Squatting languidly in the old Kingstown train station – the rail commuter’s loss is the discerning diner’s gain – Hartley’s exists as a local dependable in a town which, one would think, is heaving with a gaggle of fine eating options. Alas, it is not. Dun Laoghaire, the mostly pretty South County town by the sea is still unaccountably impoverished when it comes to great places to eat. Sure, there’s a Milano, an Itsa, a Rockets, a Gourmet Parlour, and a smattering of other casual, or simply run of the mill, places, but that’s mostly it, and it’s also why most Dun Laoghairians take jaunts out to neighbouring Glasthule, or Monkstown, or Dalkey to find their fine dining fixes.
Yet Hartley’s bucks that trend, its innate sense of occasion marking it out from the rest of the bunch. It’s a great place for a celebratory lunch and a recent trip had our party of four well satisfied by what was on offer. Try the light-as-air souffle on a rosti, itself resting on a bed of spinach swimming in a spiky mustard-hollandaise – a technical and flavourful triumph. The chef also flips a decent steak, in addition to a changing daily roster of creative specials and staunch reliables, all well executed, including, as one would expect in a seaside town, some smart fish dishes. Daytime front-of-house comes from the wise and warm Teresa Carr, a redoubtable host with excellent hospitality experience. And while Hartley’s is not going to win any awards for breaking the frame of modern cooking, that’s actually a very good thing, as sometimes that’s just what we want – flavoursome dependability and tasty reliability in a world of flux.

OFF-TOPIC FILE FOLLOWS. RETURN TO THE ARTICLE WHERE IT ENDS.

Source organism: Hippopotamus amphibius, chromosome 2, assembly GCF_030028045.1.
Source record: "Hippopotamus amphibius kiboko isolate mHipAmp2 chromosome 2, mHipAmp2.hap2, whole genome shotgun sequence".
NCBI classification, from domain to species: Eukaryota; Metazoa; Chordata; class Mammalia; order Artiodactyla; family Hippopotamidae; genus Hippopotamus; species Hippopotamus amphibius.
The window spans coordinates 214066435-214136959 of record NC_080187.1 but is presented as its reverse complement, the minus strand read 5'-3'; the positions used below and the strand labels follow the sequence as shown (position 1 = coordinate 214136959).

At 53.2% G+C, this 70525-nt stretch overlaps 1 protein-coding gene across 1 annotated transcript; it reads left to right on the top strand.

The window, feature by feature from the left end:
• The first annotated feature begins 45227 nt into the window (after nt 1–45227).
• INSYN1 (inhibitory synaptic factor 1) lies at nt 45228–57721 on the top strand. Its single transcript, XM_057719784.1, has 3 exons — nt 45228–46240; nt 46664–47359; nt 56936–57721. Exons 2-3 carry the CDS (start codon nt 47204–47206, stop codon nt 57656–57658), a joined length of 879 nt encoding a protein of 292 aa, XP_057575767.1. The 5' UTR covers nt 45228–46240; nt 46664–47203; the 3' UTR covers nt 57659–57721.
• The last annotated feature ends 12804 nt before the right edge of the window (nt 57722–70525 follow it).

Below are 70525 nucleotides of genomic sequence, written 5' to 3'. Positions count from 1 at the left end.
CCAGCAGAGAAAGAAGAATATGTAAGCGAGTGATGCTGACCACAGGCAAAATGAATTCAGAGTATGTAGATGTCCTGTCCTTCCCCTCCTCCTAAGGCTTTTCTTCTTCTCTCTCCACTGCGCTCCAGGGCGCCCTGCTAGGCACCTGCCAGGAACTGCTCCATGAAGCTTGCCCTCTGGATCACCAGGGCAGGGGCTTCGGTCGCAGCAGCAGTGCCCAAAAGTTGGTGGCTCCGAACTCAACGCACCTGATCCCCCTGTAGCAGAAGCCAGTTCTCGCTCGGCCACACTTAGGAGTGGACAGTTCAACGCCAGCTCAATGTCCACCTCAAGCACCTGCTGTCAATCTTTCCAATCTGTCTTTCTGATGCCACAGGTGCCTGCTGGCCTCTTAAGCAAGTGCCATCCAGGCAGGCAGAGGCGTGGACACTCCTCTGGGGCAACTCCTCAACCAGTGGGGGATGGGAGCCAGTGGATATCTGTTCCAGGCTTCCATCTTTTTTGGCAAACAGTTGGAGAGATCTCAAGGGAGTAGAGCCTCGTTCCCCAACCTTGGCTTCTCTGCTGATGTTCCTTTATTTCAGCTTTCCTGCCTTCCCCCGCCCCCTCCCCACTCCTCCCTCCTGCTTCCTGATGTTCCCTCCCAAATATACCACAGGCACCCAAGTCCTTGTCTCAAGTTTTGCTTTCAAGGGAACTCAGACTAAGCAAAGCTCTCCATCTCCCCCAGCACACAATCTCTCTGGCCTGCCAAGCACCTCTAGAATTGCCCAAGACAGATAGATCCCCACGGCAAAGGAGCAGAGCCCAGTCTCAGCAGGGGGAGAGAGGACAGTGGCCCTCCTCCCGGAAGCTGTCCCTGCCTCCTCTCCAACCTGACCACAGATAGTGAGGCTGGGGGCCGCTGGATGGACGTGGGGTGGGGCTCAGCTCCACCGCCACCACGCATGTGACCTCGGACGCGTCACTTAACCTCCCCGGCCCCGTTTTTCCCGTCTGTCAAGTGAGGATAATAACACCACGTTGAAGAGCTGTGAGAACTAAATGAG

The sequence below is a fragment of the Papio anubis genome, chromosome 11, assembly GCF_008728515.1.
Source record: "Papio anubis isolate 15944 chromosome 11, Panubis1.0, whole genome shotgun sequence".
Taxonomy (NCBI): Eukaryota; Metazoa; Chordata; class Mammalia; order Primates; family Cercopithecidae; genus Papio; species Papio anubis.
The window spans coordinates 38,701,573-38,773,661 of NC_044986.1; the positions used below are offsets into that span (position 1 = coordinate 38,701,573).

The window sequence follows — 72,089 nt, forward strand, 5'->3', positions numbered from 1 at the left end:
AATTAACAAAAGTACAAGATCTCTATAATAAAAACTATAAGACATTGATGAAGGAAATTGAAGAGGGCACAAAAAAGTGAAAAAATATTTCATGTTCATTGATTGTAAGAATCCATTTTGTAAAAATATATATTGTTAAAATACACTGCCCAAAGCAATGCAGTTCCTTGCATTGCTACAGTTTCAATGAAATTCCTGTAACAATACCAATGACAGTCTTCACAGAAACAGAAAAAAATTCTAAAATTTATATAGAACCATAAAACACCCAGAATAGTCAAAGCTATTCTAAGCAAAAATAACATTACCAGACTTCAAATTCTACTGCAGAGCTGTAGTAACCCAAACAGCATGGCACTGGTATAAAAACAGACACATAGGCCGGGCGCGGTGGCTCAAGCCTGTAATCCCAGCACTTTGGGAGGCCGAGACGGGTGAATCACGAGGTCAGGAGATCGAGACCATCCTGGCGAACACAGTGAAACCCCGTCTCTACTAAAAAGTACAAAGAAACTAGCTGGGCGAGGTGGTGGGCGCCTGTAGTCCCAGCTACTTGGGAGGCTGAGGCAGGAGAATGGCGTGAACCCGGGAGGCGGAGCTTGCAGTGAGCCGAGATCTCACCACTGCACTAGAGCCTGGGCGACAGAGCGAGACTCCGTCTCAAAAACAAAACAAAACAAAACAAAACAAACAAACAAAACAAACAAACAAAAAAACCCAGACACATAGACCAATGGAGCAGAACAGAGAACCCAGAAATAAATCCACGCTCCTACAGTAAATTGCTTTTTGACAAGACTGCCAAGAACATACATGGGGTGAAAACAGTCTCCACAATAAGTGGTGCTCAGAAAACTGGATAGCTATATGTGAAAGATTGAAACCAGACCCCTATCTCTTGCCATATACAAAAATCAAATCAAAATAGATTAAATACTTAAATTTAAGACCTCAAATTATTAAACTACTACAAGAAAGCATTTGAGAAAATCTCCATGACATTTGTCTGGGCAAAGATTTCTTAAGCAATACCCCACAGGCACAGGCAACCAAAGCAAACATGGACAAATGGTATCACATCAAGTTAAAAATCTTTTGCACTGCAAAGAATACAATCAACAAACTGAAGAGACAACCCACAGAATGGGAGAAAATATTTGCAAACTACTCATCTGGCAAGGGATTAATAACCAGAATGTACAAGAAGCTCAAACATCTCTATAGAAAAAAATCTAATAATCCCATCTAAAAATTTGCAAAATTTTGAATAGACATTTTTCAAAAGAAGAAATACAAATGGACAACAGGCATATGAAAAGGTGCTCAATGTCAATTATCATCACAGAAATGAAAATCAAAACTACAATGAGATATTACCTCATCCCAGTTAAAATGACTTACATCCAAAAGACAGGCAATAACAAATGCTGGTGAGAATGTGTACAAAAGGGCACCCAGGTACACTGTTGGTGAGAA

1 Harbour Rd, D?n Laoghaire, Dublin, (01) 280 6767; hartleys.ie
At the polar end of the spectrum, but just as commendable, The Maritime Caf? is a vegan – gasp! – caf? stuck in a cosy corner of Dun Laoghaire’s surprisingly fun Maritime Museum. We had a hearty and spicy, tomato-based bean soup. It was warming and satisfying. This was followed by two rambunctiously-healthy – choke! – sandwiches, consisting of avodcado, beetroot, beans, coriander: punchy flavours all, enveloped in two thick slices of fresh crusty bread. Life-giving smoothies available too, or at least I’m told. Oh, and the falafel is a garlicky beaut.
Haigh Terrace, Glasthule, D?n Laoghaire, Co. Dublin, 087 339 4890